Mar 5, 2021

Thin Client: Wyse WT1200Le (Updated: 03/15/2021)


Picked up this thin client hoping to make a fun little DOS machine out of it. Turns out, that's a bit of an issue. The device will not boot to USB. There is also no accessible BIOS/CMOS that anyone has discovered so far as my research goes. 

Let's look at specs and such.

CPU - AMD Geode GX

GPU - Geode GX CS5530A

RAM - 32MB (Soldered onto motherboard)

Sound - LM4546AVH (AC97)

Storage - 512kb SoC (System on Chip)

RJ45 - Pulse PE-68515L 10/100

USB Ports - 2 on back

Video Port -  VGA

Power Requirements -  12v 3.33a

Other Ports - Headphone, Mic

OS - Wyse ThinOS

BIOS - Winbond; not accessible by keyboard so far as I have been able to determine.


System booted and within seconds, presented a desktop that appears to be some kind of no-frills Windows 98 or XP, but is more likely some version of Linux. 

A "System Information" window opened up for a few minutes as the system grabbed an IP address. That screen disappeared and a "Connect Manager" screen popped up, trying to connect to "jtc-gp." Of course, that failed.

System Information shows Memory (32MB) and ROM (512k). There is a NAND Size option, but it shows zero, as there is not storage device on the unit. The 32MB RAM is soldered onto the motherboard but there are no means for expansion without soldering a SODIMM socket to the thing.





The "Start" button says "Desktop," and leads to a variety of applications to examine. System Setup provides options for setting preferences, configuring network and display, and setting serial/parallel ports (even though the unit doesn't actually have any).

System Preferences cover naming the device, time zone, DST, and other options.


The Network Setup allows for assigned or DHCP addressing.

There is a wireless setup screen, but there is no wireless adapter in the unit. There is a header for a micro-wifi card, but there is no socket soldered in the spot.


The Display setup auto-selects the resolution and color depth based on the monitor the system detects, but the user can override this, changing the resolution and/or the refresh rate.

The Serial Setup must be a holdover from an earlier version of the device, since there is no serial port nor is there a dial-up modem port.
Like the serial settings, there is a Printer Setup. The default is LPT1, however later versions of the software allow for various USB printers to be used.
We looked at the System Information earlier, so next we have Applications - which is empty by default.

 As you can see, there are a few more tools - PPOE Manager, Dialup Manager, and PPTP Manager for handling different types of connectivity. The Network Test section has Ping, Trace Route, and Print Queues.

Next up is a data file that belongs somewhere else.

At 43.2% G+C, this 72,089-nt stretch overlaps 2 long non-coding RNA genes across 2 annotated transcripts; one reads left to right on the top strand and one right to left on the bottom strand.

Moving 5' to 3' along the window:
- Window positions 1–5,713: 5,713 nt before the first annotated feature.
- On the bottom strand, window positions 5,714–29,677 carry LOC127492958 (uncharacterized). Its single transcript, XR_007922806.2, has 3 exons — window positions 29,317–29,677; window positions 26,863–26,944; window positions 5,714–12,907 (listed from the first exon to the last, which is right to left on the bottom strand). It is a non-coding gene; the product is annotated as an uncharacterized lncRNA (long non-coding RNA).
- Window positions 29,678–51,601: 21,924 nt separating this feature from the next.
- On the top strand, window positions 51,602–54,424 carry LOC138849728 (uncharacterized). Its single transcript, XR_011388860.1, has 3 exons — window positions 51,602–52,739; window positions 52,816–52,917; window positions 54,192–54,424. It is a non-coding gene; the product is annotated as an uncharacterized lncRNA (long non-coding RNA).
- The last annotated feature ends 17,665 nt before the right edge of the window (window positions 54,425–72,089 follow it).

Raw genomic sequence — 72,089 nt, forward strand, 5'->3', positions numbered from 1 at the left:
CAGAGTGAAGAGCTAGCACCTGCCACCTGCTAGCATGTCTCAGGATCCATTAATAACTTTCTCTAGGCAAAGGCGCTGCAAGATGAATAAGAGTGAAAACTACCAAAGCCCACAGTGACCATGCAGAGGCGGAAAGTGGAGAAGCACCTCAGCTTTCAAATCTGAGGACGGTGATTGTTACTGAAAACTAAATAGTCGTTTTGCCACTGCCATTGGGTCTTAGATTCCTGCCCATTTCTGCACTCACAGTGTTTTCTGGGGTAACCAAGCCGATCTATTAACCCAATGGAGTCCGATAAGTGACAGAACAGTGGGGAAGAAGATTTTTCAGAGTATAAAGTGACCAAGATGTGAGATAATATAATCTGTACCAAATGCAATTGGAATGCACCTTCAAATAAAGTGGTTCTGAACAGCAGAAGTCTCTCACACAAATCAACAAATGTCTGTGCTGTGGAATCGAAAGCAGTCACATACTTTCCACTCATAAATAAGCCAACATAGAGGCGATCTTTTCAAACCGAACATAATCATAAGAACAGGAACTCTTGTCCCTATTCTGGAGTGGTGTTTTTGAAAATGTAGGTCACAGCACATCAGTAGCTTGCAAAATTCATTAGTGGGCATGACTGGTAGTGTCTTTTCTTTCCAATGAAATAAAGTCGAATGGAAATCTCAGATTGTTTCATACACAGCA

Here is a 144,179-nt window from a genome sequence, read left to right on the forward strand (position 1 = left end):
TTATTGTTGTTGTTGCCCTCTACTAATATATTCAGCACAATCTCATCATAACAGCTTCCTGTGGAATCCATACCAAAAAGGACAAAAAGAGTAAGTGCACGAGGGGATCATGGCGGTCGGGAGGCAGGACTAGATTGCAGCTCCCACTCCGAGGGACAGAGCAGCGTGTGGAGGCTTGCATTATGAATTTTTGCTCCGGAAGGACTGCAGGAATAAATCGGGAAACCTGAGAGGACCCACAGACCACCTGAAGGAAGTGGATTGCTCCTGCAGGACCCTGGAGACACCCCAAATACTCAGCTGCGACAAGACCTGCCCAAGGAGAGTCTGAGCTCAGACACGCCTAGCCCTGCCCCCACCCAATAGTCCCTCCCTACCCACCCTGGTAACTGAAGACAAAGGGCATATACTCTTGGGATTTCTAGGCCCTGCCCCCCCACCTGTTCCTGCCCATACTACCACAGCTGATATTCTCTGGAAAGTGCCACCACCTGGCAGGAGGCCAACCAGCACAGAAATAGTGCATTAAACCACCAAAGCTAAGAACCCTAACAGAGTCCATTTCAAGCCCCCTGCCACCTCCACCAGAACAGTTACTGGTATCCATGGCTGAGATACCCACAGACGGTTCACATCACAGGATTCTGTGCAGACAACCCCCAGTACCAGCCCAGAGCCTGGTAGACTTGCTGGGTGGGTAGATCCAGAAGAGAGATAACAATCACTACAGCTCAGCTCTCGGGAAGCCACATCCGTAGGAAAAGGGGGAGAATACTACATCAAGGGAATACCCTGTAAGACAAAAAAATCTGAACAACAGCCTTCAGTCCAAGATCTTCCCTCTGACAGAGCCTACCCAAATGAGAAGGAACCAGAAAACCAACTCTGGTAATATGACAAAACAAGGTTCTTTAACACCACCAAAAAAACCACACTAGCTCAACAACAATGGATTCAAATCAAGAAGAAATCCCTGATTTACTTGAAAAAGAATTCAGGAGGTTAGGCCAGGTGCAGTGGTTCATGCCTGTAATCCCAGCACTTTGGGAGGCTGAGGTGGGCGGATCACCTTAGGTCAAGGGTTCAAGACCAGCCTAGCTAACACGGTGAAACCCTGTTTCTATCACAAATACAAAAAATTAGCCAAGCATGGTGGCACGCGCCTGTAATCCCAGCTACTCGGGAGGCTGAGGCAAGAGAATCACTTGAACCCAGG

Inside the Connection Settings, we can create new items to connect via ICA, which is a Citrix-based server, or via RDP, which is how most people connect remotely to servers.

I do not have a Citrix server on site, but I do have various Windows servers, so I created an RDP connection to a local server.


I did not provide a username/password combination when I set up the connection, and the server promptly provided the login screen for me to enter my credentials.


 All in all, this is a very simple device for folks who want to provide no-frills access to network resources. Parkytowers has a cool write-up about this thin client and addresses the limitations of not being able to access BIOS. 

I think if someone were capable, they could devise a way to sneak DOS into a firmware build and replace the built-in TOS with it. The main problem is the 512k "storage." One would basically have to keep the OS inside a 512k "drive." Not sure how feasible that is.

I think it would great if someone could hack the wt1200le to drop a DOS loader package. Basically, you would have enough OS to boot, then it would create a ramdrive that the OS in unpacked into with whatever games/apps you were going to run in DOS. The main issue I see with the 512kb boot space is that it would have to house the "MBR" etc PLUS the compressed disk image. The issue with the 32MB RAM is that the ramdrive would be limited to roughly 20-25MB. That's a 20MB hard drive. Not a lot to say the least. The other problem you have is that none of the data can be saved back out again. So, if you were playing a game, you could save the game as long as the unit was powered on, but once you turned it off, the ramdrive is gone and so is whatever save games you had.

Still, it would be a cool project if it were possible.

*Update 03/15/2021 - I found someone who provided the 4.4.079i firmware image and I setup my desktop as a FileZille FTP server. In the 1200LE, I configured the network settings to point to my desktop and it upgraded to the original OS. The person also provided 5.2_035 firmware, which I then tried on the device.  The updated OS runs VERY quickly, but the mouse wouldn't CLICK. I could move it around the screen, but the system would not register any mouse clicks. Weird.I reverted back to 4.4.079i and everything seems fine.

*Note: My unit was running v 4.4.079i when I got it. I found a firmware "update" that turned out to be a downgrade to 4.4.010i. That downgrade killed the USB mouse. Well, technically, a USB mouse kills the OS, causing it to throw up a "divide by zero" error. I am still looking for the firmware to upgrade back to where I was.

*Note: If you are presented with a login screen, turn off the device. Turn it back on. While it is booting, keep spamming the G key on your keyboard. The unit will force itself into a "Factory Reset" mode which will eliminate the login screen.

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